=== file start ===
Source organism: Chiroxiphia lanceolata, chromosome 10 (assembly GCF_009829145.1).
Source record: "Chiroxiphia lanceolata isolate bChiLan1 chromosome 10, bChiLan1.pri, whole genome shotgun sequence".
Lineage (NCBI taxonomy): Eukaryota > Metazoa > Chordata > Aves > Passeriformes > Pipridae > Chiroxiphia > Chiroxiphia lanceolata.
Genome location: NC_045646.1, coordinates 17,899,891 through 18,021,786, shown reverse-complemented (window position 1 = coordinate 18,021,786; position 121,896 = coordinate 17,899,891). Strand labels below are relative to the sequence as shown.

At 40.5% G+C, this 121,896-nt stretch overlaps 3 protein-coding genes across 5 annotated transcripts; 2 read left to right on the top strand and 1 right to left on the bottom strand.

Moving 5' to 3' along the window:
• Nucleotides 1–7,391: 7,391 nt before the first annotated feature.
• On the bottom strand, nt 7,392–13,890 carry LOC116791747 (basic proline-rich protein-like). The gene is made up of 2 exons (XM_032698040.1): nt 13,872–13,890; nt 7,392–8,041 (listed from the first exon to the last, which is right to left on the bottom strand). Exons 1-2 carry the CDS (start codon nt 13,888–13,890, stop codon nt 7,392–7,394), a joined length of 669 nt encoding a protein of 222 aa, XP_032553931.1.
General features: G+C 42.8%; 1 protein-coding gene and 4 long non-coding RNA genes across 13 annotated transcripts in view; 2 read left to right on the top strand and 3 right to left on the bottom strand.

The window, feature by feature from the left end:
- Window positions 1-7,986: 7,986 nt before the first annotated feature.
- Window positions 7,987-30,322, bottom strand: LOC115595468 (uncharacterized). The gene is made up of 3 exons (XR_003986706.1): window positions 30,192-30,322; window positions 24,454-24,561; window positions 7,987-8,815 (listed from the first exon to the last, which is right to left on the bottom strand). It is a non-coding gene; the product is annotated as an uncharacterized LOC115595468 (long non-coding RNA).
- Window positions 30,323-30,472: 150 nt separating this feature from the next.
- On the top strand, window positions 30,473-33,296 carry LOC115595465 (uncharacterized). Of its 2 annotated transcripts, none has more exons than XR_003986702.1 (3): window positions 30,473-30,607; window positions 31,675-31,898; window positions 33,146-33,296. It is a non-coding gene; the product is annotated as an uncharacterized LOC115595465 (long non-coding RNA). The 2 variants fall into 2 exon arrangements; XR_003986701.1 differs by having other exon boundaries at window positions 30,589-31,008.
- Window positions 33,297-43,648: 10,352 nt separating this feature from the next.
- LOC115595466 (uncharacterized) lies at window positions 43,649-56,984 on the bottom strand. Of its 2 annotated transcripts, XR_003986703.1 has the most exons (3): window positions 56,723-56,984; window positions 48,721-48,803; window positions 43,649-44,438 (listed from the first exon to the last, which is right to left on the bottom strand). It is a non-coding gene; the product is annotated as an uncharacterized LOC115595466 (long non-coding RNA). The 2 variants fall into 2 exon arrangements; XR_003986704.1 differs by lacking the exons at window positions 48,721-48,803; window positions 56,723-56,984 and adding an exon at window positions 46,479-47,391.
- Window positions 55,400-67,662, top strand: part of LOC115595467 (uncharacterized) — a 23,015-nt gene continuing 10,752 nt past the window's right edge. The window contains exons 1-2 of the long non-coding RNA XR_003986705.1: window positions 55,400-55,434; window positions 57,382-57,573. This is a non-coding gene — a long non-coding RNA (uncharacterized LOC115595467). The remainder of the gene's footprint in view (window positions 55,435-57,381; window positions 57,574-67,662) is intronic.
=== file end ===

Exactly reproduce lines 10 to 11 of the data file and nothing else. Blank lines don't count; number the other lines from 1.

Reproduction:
The window, feature by feature from the left end:
- Window positions 1-7,986: 7,986 nt before the first annotated feature.